Corn futures built upon Tuesday’s bounce overnight. Forecasts for improved South American rainfall had weighed upon prices to start the week, but prices firmed later in the day. Traders cited bargain hunting, but we suspect they were also looking at Argentine weather maps that were somewhat less favorable than those seen earlier in the day. That seemed to be the case again overnight. March corn rose 2.0 cents to $4.27/bushel early Wednesday morning, while May gained 1.5 to $4.3375/bushel.
The soy complex is generally mixed Wednesday morning. After diving Tuesday, soybean and meal futures moved slightly higher last night. As mentioned above, suspicions that forthcoming Argentine rains will fall short of prior expectations may be behind the firmness. In contrast, the latest shift in Asian palm oil values reversed a portion of yesterday’s advance in soyoil values. March soybeans inched 0.25 cent lower to $12.8025/bushel in pre-dawn Wednesday trading, while March soyoil sagged 0.17 cents to 37.93 cents/pound, and March soymeal added $1.2 to $417.7/ton.
The wheat markets also rallied Tuesday night. Talk of improving export demand supported wheat futures overnight, especially after Algeria tendered to buy 500,000 tonnes in the early morning hours. Traders also remain concerned about the damage being done to U.S. winter wheat, since severe cold and Southern Plains dryness have emerged as factors lately. March CBOT wheat futures edged up 1.25 cents to $5.635/bushel in early Wednesday morning action, while March KCBT wheat futures increased 4.25 cents to $6.255, and March MWE futures ran up 5.0 to $6.1875.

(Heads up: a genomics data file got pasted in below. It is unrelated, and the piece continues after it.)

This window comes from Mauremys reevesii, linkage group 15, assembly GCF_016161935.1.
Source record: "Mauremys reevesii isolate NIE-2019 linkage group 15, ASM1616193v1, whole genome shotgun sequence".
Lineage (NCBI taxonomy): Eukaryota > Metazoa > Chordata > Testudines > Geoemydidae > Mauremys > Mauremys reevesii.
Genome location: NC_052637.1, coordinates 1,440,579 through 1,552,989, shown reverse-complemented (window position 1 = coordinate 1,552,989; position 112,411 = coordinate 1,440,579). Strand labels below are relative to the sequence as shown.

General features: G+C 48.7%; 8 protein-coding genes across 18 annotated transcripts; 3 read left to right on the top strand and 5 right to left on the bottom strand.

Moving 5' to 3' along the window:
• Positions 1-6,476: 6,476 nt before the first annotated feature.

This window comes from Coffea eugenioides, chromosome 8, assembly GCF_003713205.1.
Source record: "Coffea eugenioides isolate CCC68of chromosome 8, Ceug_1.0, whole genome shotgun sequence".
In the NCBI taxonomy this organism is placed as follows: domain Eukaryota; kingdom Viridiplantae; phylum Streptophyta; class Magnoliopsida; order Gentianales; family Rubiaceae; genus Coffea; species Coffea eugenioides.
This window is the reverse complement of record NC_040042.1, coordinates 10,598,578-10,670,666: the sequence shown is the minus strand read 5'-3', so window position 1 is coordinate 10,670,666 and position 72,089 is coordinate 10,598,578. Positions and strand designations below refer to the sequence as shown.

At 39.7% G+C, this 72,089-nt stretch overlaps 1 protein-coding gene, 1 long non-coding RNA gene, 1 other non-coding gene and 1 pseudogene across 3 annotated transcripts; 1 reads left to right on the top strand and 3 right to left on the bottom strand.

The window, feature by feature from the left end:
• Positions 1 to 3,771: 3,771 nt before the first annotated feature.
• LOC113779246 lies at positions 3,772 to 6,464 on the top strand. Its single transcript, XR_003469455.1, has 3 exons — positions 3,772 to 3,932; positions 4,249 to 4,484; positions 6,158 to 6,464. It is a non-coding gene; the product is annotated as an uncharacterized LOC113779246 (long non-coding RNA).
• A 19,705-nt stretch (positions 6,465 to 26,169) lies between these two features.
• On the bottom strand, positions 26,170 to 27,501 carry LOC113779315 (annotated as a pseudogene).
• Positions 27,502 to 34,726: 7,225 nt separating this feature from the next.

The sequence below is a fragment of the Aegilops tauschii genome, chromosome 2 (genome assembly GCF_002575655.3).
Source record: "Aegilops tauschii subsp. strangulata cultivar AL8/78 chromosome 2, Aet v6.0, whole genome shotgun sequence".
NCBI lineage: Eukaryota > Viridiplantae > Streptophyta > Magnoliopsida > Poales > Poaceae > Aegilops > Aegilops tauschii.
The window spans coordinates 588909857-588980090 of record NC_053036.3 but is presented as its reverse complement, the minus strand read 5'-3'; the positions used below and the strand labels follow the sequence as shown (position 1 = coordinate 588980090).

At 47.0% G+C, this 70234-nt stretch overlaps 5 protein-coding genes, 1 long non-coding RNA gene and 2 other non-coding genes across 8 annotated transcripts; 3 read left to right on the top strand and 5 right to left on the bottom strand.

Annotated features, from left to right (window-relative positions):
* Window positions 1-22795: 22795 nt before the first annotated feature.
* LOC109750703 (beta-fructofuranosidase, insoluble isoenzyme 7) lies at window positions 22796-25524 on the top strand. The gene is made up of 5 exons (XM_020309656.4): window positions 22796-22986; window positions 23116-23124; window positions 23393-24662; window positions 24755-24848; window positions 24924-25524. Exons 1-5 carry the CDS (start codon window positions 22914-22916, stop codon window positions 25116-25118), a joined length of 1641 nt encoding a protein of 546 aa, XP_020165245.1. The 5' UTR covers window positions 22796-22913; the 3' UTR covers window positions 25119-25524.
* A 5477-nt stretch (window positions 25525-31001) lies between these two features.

The ongoing cattle rally seems in danger of stalling. Surging beef prices boosted cattle futures again Tuesday, due in part in expectations for another rise in cash prices later this week. However, the afternoon beef report stated cutout values only slightly above the midday quote, which seemingly raised questions about the complex’s upside potential from this point. February cattle futures crept up 0.15 cents to 141.70 cents/pound as Wednesday dawned over Chicago, while April futures climbed 0.25 to 140.47. Meanwhile, March feeder cattle futures slumped 0.12 cents to 168.20 cents/pound, and May skidded 0.20 to 169.80.
Hog futures are trading mixed again this morning. Given recent slippage by the exchange index, CME swine traders are apparently worried about the cash markets’ ability to justify nearby futures premiums. Modest cash gains yesterday may have alleviated those concerns somewhat, but concurrent wholesale weakness wasn’t encouraging. February hogs slipped 0.07 cents to 85.90 cents/pound early Wednesday morning, while June sagged 0.02 to 101.82.
Cotton gave back a portion of its recent gains last night. Talk of substantially reduced Chinese cotton plantings this year seemingly powered Tuesday’s sizeable ICE rally, but prices dipped in overnight trading. Chinese news seemingly played a significant role once again, with talk of using price targets and a likely reliance on international prices seeming to deflate bullish ideas. March cotton slid 0.33 cents to 87.80 cents/pound just after the sun rose over New York Wednesday, while July cotton sank 0.37 cents to 87.54.